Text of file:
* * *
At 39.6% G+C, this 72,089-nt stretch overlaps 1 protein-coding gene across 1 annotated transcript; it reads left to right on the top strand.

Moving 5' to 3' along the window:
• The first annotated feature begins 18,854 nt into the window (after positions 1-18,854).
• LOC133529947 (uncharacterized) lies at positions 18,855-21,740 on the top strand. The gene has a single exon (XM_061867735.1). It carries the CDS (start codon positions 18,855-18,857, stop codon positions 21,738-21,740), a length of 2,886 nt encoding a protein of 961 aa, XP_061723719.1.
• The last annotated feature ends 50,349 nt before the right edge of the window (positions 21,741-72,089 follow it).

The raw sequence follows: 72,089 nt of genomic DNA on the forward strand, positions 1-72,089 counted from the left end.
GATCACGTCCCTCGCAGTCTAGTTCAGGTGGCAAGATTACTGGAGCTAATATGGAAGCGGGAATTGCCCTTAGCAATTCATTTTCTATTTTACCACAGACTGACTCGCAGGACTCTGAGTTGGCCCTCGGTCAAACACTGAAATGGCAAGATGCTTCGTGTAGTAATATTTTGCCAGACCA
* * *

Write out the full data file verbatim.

At 39.6% G+C, this 72,089-nt stretch overlaps 1 protein-coding gene across 1 annotated transcript; it reads left to right on the top strand.

Moving 5' to 3' along the window:
• The first annotated feature begins 18,854 nt into the window (after positions 1-18,854).
• LOC133529947 (uncharacterized) lies at positions 18,855-21,740 on the top strand. The gene has a single exon (XM_061867735.1). It carries the CDS (start codon positions 18,855-18,857, stop codon positions 21,738-21,740), a length of 2,886 nt encoding a protein of 961 aa, XP_061723719.1.
• The last annotated feature ends 50,349 nt before the right edge of the window (positions 21,741-72,089 follow it).

The raw sequence follows: 72,089 nt of genomic DNA on the forward strand, positions 1-72,089 counted from the left end.
GATCACGTCCCTCGCAGTCTAGTTCAGGTGGCAAGATTACTGGAGCTAATATGGAAGCGGGAATTGCCCTTAGCAATTCATTTTCTATTTTACCACAGACTGACTCGCAGGACTCTGAGTTGGCCCTCGGTCAAACACTGAAATGGCAAGATGCTTCGTGTAGTAATATTTTGCCAGACCA